A "predatory" man who indecently assaulted young boys while part of a Christian organisation in the 1980s has been sentenced at Northampton Crown Court.
Nigel Perkins, 56, from Cornwall, yesterday (March 28) pleaded guilty to three counts of indecent assault and two counts of gross indecency with a child under the age of 14.
His offences were carried out over six years in the 1980s while Perkins and his victims were members of the Christian community organisation The Jesus Army, now known as the Jesus Fellowship, based in Northampton.
Perkins held head in his hands as the court heard how he 'opportunistically' assaulted his victims and how he convinced them not to talk about the incidents, causing long-lasting emotional damage to the boys.
His Honour Judge Smith said: "You moved from one young boy to another. Some have called it opportunistic but I term it predatory."
The offences were carried out during Perkins' membership of the church.
The Jesus Army, now known as the Jesus Fellowship, is a Christian organisation based in Northampton, which in the 1980s encouraged its men, women and families to live in one of its community houses across Northamptonshire and surrounding counties.
His Honour Judge Timothy Smith said: "At a certain age, young members of the Jesus Army were invited to move in and live in one of these dormitories with other men. It was encouraged for young members to build relationships with the older members so they could learn Christian values.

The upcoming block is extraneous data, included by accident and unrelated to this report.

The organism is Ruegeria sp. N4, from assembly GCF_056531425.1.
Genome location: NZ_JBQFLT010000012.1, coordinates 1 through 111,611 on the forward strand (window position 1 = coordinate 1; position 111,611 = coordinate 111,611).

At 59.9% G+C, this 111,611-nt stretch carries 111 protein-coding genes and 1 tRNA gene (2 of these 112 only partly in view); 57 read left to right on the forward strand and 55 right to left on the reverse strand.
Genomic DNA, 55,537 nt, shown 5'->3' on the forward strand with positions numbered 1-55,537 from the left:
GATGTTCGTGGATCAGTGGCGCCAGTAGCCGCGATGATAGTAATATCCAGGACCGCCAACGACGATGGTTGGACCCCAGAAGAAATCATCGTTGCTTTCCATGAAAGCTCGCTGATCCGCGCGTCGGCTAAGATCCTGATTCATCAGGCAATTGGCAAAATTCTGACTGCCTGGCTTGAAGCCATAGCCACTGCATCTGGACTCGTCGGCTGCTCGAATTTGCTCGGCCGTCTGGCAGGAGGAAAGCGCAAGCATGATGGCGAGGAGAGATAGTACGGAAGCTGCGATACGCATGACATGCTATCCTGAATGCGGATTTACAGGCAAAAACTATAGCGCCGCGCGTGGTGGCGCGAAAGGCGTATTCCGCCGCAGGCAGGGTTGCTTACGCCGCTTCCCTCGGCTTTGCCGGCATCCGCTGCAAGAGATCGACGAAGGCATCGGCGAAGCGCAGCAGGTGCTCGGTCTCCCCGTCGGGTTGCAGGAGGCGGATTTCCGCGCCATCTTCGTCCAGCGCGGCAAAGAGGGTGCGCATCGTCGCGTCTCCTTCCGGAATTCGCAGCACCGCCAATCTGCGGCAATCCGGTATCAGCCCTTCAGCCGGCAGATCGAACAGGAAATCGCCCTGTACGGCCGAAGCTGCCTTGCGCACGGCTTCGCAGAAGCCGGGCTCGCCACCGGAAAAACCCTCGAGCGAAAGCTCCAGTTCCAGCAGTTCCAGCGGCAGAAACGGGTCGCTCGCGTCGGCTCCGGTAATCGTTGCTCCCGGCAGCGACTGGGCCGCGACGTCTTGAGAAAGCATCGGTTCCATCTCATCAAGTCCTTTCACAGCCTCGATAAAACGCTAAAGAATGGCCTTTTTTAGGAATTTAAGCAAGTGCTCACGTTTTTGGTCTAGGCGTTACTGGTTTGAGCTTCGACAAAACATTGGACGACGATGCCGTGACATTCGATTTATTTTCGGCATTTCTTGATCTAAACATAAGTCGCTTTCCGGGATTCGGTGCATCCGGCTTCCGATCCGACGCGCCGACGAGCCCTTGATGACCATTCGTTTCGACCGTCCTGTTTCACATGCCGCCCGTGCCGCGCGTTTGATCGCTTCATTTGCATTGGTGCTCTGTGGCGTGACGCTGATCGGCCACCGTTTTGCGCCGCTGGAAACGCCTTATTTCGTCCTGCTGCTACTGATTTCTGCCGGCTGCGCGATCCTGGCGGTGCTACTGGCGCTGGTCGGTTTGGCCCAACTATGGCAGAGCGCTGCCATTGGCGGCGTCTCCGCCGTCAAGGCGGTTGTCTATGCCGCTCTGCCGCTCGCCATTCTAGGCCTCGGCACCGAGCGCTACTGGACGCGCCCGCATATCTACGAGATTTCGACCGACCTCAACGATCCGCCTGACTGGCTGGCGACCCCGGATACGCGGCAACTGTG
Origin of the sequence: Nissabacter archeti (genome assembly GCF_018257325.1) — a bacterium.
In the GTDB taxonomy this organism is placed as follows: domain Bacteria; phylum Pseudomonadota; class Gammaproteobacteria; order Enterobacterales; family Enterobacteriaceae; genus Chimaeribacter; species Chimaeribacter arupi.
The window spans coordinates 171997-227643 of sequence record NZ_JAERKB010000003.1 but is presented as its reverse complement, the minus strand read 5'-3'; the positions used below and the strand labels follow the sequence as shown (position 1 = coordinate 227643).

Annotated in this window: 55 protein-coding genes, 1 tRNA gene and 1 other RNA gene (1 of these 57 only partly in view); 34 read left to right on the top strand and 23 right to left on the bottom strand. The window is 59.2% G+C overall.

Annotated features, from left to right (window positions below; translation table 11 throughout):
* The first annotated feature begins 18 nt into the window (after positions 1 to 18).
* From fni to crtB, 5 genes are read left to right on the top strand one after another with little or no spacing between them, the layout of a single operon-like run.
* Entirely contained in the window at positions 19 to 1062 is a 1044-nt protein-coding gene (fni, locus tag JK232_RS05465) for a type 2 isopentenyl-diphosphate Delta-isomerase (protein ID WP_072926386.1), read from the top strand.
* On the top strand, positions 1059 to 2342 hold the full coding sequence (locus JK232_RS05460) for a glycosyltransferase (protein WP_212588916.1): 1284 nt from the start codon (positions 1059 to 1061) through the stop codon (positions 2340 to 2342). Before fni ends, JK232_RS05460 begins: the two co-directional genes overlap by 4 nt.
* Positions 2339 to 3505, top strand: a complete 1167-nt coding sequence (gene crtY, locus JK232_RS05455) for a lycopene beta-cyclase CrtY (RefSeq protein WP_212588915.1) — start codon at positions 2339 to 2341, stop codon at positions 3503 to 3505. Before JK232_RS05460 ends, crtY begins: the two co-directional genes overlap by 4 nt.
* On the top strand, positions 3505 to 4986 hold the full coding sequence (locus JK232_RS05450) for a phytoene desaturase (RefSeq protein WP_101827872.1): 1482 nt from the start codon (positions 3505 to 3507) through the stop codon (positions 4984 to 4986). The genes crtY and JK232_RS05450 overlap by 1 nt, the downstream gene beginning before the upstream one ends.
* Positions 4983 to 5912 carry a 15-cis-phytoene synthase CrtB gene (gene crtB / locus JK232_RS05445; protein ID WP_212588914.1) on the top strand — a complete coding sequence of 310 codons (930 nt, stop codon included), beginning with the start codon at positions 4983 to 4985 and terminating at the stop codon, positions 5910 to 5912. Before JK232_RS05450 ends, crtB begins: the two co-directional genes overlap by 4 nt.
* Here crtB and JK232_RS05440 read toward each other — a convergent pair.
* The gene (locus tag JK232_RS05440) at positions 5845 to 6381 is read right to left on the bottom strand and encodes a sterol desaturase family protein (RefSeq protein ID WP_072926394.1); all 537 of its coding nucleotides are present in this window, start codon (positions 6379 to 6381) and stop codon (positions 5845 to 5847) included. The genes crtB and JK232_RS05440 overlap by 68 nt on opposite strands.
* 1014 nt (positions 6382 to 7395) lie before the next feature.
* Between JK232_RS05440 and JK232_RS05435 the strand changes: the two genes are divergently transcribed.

"Other practices at this organisation were visiting other community houses for Sunday lunch and to take part in community activities in the afternoon, including going on walks."
The court heard how Perkins would use the trust he built with the victims and their families to attempt to 'satisfy his own sexual urges'.
On a Sunday in Northamptonshire, one of Perkins' victims, found himself alone with him, the court heard.
Perkins stopped, pulled his trousers down and began touching himself, the court heard. He then sexually assault the boy for several minutes before the child ran away.
Later, Perkins told his victim what they were doing was 'normal behaviour' and that he should not talk to anyone about it.
Judge Smith said: "The impact on this boy, as he said in his victim statement, was that he felt dirty. He did not talk about it, and as an adult said he took a 'pragmatic view' towards it, in that 'nothing really happened.'"